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Learning how to brighten the future of disadvantaged kids
International MA program in child development at the University of Haifa gives tools to professionals from emerging countries to implement back home.
Sahilu Baye, a psychologist and educator in Ethiopia, struggles with his country’s lack of social-welfare programs and resources for disadvantaged children at risk of abuse, discrimination, isolation and even death. Since 2003, his Enrichment Center for the Disadvantaged strives to better the lives of the orphaned, the destitute and the vulnerable.
Eager to connect with experts who have researched what children need to develop into healthy, functioning adults, Baye left his job and family for a year to come to Israel as a student in the first class of University of Haifa’s International Master’s Progam in Child Development, which is geared to professionals from developing countries across the globe.
After graduating in 2015, Baye developed a pioneering program at his center that trains Addis Ababa orphanage caregivers, preschool teachers and child-welfare workers about the attachment and socio-emotional needs of infants to three-year-olds. They had never before had formal education on this critical topic.
“According to professionals in child development, children do not need more expensive things,” Baye learned in Israel. “The best toys children can have are consistent, sensitive and responsive caregivers who get down on the floor and play with them. Findings have indicated that children strongly need a secure base or safe haven for their survival,” Baye tells ISRAEL21c.
He says that the master’s program in Israel “was an amazing experience that has dramatically influenced and upgraded my scientific view of child development. I have started to serve my project beneficiaries in a more scientific direction than before.”
Only program of its kind
In July, the master’s program graduated its third class of 18. The group included social workers, educators, pediatric nurses, a speech therapist, a pediatrician and a journalist from countries including Uganda, Myanmar, Nepal, Liberia, Nigeria, Kenya and Tanzania.
Ghana, Vietnam, Chile, Burma, Cameroon, India and Georgia are among other countries from which professionals have come for the year-long, 36-credit course of study, the only fully-funded program of its kind in the world. Vital Capital Fund, Open Society Foundation and the Two Lilies Fund cover tuition, housing, food and medical expenses.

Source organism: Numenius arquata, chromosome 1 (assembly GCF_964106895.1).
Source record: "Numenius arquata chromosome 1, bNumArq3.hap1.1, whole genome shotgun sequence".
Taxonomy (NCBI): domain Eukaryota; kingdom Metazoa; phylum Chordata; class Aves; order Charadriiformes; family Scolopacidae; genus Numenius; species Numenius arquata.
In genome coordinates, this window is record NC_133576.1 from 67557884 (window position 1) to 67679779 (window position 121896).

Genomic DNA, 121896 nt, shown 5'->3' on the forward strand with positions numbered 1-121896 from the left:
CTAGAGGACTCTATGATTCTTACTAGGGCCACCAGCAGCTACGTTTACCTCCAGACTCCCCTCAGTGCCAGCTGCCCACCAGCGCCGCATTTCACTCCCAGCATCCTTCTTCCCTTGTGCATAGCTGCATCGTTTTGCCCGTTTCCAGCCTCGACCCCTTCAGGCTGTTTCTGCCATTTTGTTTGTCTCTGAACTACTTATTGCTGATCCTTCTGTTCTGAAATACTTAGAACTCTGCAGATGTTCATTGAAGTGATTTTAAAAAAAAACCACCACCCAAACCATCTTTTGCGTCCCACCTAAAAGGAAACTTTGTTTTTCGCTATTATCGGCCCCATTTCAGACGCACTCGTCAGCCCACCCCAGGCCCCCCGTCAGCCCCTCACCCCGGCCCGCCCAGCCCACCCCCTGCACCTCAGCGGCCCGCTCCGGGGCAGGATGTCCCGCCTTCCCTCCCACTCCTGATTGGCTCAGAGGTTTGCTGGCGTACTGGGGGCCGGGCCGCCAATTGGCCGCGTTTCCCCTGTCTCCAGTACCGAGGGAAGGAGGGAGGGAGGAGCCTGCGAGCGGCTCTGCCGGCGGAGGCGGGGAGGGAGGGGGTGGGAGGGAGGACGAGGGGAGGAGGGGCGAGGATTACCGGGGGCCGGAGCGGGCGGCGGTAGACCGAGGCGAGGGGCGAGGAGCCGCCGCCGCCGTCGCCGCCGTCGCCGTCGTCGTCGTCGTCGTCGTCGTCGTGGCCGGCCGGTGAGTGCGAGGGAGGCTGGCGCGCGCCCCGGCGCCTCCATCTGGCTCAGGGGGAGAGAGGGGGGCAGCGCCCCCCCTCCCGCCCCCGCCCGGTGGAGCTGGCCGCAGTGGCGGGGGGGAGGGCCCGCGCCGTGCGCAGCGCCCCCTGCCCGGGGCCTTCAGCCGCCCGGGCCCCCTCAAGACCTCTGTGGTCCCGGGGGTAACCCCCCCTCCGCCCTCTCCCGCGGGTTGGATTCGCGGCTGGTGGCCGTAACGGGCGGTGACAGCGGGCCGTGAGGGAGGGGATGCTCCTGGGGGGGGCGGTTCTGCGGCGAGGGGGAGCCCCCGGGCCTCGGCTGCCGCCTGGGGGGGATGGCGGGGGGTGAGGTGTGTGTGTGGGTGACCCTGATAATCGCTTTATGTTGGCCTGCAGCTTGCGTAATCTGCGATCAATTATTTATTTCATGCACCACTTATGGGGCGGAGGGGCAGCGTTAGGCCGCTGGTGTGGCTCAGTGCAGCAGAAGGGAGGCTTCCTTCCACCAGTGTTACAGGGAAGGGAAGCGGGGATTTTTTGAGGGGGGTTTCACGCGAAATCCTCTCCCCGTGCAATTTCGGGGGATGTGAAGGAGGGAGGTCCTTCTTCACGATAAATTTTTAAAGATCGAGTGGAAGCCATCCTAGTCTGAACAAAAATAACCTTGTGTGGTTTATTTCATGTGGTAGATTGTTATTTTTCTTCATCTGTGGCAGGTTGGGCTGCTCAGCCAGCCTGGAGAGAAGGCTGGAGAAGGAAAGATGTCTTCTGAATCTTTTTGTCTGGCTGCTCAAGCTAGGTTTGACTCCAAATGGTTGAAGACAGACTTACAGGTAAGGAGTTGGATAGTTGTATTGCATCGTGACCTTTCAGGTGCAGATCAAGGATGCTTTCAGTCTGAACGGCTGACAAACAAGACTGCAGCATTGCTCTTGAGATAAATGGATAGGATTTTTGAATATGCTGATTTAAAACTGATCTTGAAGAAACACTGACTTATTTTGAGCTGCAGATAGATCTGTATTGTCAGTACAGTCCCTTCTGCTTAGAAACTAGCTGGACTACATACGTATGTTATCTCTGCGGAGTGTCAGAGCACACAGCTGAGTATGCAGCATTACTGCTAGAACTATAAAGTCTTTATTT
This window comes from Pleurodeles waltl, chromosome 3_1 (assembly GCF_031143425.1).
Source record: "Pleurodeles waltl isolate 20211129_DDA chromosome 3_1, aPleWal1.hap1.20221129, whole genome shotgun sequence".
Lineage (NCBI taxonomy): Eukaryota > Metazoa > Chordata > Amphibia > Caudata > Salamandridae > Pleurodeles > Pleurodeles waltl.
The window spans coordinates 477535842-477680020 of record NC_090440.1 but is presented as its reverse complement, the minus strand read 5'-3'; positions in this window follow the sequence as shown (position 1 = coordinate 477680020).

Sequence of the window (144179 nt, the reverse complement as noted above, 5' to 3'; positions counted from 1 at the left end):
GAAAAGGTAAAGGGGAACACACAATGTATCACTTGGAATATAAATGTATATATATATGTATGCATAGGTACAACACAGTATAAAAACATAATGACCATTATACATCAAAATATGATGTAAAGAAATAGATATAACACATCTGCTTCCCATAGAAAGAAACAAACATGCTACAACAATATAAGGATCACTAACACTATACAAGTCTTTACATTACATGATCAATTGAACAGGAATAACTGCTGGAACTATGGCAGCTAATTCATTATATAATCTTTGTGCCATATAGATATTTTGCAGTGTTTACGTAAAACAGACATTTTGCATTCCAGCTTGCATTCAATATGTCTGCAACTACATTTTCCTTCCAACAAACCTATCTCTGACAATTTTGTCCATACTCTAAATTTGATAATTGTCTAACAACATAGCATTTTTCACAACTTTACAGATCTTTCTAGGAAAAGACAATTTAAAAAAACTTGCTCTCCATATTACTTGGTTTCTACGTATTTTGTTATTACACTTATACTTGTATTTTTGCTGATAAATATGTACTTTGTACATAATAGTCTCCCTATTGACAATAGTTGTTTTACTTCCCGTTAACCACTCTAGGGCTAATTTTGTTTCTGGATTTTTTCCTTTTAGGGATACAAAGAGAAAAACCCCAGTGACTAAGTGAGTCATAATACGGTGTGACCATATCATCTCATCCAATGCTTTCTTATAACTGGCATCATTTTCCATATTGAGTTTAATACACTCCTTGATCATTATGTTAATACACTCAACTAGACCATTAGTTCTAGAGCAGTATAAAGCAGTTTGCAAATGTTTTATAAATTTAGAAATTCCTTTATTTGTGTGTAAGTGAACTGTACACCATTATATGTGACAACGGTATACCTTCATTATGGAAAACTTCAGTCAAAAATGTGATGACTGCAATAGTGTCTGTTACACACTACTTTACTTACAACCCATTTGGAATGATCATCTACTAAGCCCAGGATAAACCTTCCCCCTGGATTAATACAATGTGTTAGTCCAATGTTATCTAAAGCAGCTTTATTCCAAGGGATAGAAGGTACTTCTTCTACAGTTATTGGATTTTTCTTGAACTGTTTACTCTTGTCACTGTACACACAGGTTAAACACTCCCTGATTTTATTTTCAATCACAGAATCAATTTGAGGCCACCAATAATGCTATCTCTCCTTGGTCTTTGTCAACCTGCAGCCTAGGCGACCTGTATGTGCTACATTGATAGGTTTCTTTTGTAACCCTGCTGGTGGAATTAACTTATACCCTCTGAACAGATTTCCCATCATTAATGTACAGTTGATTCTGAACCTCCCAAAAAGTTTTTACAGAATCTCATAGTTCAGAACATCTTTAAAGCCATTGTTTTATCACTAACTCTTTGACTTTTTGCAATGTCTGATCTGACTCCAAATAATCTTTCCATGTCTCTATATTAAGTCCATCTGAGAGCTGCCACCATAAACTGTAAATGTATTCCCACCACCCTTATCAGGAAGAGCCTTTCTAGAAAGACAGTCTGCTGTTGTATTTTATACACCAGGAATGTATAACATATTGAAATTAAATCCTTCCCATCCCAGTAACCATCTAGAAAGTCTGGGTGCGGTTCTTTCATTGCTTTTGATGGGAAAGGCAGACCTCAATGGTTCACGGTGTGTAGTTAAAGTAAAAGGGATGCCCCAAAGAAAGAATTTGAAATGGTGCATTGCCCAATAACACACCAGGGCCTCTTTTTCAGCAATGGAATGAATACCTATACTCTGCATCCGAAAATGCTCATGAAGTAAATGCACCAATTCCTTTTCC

Karen Berman, CEO of the American Society of the University of Haifa, says the international master’s program in child development was established in 2014 with the goal of improving the lives of children at risk in developing countries.
But in addition to providing training that these professionals probably could not receive elsewhere, Berman adds, the program also highlights “the humanitarian role Israel plays throughout the world” and gives students “the opportunity to immerse themselves in Israeli life and culture and return to their home countries as ambassadors for Israel.”
The master’s program is very much on the radar of officials from the students’ home countries. The latest graduation in Haifa was attended by governmental representatives including Tanzanian Ambassador to Israel Daudi Msima, Nigerian Ambassador to Israel Frankie C. Obianagha, Israeli Ambassador to Slovenia Barbara Susnik, Kenyan Ambassador to Israel Jon Chessoni, as well as senior diplomats from Ghana, Liberia, Myanmar, Georgia and Belarus.
Holistic, innovative, sustainable
Baye relates that he first heard about the master’s program from a friend who received a flyer sent to former course participants of the Golda Meir Mount Carmel International Training Center, run by the Israeli Foreign Ministry’s MASHAV Agency for International Development Cooperation.
He jumped at the chance to gain new skills and techniques to bring home and transfer to local stakeholders, hoping to make improvements in his center’s programs and in national policies directly affecting the well-being of Ethiopian children.
“I had a desire to upgrade my knowledge to evaluate impacts of child-development interventions and promote quality early-childhood development programs that are holistic, innovative, community-based and sustainable,” Baye says.
“I believe knowledge transfer is very important to make a change in the lives of millions of socially, emotionally, mentally and physically disadvantaged children.”
The program offers courses in developmental psychology, psychopathology, neuroscience, cognitive and language development, intervention and prevention, methodology and statistics, parenting, and child development in a cross-cultural environment.
Students attend workshops in clinical observation and hear guest lectures by experts on early child care, child maltreatment; environment and genetics; orphanages, foster care, adoption, traumatic stress, drama therapy, sleep and child development; political violence and child soldiers; and children’s rights.
About the Author:
Abigail Klein Leichman is a writer and associate editor at ISRAEL21c. Prior to moving to Israel in 2007, she was a specialty writer and copy editor at a major daily newspaper in New Jersey and has freelanced for a variety of newspapers and periodicals since 1984.